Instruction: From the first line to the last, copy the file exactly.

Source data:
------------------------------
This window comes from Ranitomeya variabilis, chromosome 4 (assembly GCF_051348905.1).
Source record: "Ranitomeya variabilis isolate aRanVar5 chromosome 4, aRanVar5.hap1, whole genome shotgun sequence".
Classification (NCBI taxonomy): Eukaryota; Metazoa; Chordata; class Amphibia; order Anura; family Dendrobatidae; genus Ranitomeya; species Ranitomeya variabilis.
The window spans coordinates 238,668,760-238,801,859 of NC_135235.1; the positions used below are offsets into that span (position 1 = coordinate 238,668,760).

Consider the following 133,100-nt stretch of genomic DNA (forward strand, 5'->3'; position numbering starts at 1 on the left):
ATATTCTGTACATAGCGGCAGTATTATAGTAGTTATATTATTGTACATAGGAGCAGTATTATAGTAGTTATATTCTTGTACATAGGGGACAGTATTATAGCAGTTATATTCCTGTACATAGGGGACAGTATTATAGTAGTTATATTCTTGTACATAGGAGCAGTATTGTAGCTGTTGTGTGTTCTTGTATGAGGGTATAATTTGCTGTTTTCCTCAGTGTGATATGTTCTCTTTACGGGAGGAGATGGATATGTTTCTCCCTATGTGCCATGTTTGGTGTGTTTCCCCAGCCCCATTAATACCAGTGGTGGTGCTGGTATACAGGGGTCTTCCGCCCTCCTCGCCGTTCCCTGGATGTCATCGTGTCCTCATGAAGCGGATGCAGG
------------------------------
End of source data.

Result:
This window comes from Ranitomeya variabilis, chromosome 4 (assembly GCF_051348905.1).
Source record: "Ranitomeya variabilis isolate aRanVar5 chromosome 4, aRanVar5.hap1, whole genome shotgun sequence".
Classification (NCBI taxonomy): Eukaryota; Metazoa; Chordata; class Amphibia; order Anura; family Dendrobatidae; genus Ranitomeya; species Ranitomeya variabilis.
The window spans coordinates 238,668,760-238,801,859 of NC_135235.1; the positions used below are offsets into that span (position 1 = coordinate 238,668,760).

Consider the following 133,100-nt stretch of genomic DNA (forward strand, 5'->3'; position numbering starts at 1 on the left):
ATATTCTGTACATAGCGGCAGTATTATAGTAGTTATATTATTGTACATAGGAGCAGTATTATAGTAGTTATATTCTTGTACATAGGGGACAGTATTATAGCAGTTATATTCCTGTACATAGGGGACAGTATTATAGTAGTTATATTCTTGTACATAGGAGCAGTATTGTAGCTGTTGTGTGTTCTTGTATGAGGGTATAATTTGCTGTTTTCCTCAGTGTGATATGTTCTCTTTACGGGAGGAGATGGATATGTTTCTCCCTATGTGCCATGTTTGGTGTGTTTCCCCAGCCCCATTAATACCAGTGGTGGTGCTGGTATACAGGGGTCTTCCGCCCTCCTCGCCGTTCCCTGGATGTCATCGTGTCCTCATGAAGCGGATGCAGG